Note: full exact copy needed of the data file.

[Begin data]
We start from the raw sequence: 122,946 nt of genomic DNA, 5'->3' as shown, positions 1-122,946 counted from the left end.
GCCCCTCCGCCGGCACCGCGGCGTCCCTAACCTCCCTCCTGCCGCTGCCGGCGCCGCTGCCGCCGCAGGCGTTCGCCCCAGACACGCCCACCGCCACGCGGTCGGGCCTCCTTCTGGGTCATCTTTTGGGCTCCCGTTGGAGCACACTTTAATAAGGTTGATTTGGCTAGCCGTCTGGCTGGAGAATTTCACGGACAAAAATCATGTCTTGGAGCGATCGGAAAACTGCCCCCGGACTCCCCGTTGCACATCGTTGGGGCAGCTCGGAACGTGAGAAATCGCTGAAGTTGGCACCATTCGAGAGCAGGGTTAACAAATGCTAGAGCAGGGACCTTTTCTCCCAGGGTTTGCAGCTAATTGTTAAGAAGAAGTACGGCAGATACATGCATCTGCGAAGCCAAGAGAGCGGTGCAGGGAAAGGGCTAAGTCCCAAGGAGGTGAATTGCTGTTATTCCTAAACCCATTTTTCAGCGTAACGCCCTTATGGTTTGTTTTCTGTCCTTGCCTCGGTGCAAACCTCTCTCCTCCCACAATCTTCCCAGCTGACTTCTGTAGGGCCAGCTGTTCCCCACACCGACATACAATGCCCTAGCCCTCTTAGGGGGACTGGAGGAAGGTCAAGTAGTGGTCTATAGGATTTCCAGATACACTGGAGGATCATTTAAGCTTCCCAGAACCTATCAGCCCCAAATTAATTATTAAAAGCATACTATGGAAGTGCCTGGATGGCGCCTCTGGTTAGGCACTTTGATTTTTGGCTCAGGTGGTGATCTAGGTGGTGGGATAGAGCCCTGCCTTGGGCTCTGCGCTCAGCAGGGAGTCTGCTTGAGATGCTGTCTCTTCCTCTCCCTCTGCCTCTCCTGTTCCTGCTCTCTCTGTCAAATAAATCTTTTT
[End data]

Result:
We start from the raw sequence: 122,946 nt of genomic DNA, 5'->3' as shown, positions 1-122,946 counted from the left end.
GCCCCTCCGCCGGCACCGCGGCGTCCCTAACCTCCCTCCTGCCGCTGCCGGCGCCGCTGCCGCCGCAGGCGTTCGCCCCAGACACGCCCACCGCCACGCGGTCGGGCCTCCTTCTGGGTCATCTTTTGGGCTCCCGTTGGAGCACACTTTAATAAGGTTGATTTGGCTAGCCGTCTGGCTGGAGAATTTCACGGACAAAAATCATGTCTTGGAGCGATCGGAAAACTGCCCCCGGACTCCCCGTTGCACATCGTTGGGGCAGCTCGGAACGTGAGAAATCGCTGAAGTTGGCACCATTCGAGAGCAGGGTTAACAAATGCTAGAGCAGGGACCTTTTCTCCCAGGGTTTGCAGCTAATTGTTAAGAAGAAGTACGGCAGATACATGCATCTGCGAAGCCAAGAGAGCGGTGCAGGGAAAGGGCTAAGTCCCAAGGAGGTGAATTGCTGTTATTCCTAAACCCATTTTTCAGCGTAACGCCCTTATGGTTTGTTTTCTGTCCTTGCCTCGGTGCAAACCTCTCTCCTCCCACAATCTTCCCAGCTGACTTCTGTAGGGCCAGCTGTTCCCCACACCGACATACAATGCCCTAGCCCTCTTAGGGGGACTGGAGGAAGGTCAAGTAGTGGTCTATAGGATTTCCAGATACACTGGAGGATCATTTAAGCTTCCCAGAACCTATCAGCCCCAAATTAATTATTAAAAGCATACTATGGAAGTGCCTGGATGGCGCCTCTGGTTAGGCACTTTGATTTTTGGCTCAGGTGGTGATCTAGGTGGTGGGATAGAGCCCTGCCTTGGGCTCTGCGCTCAGCAGGGAGTCTGCTTGAGATGCTGTCTCTTCCTCTCCCTCTGCCTCTCCTGTTCCTGCTCTCTCTGTCAAATAAATCTTTTT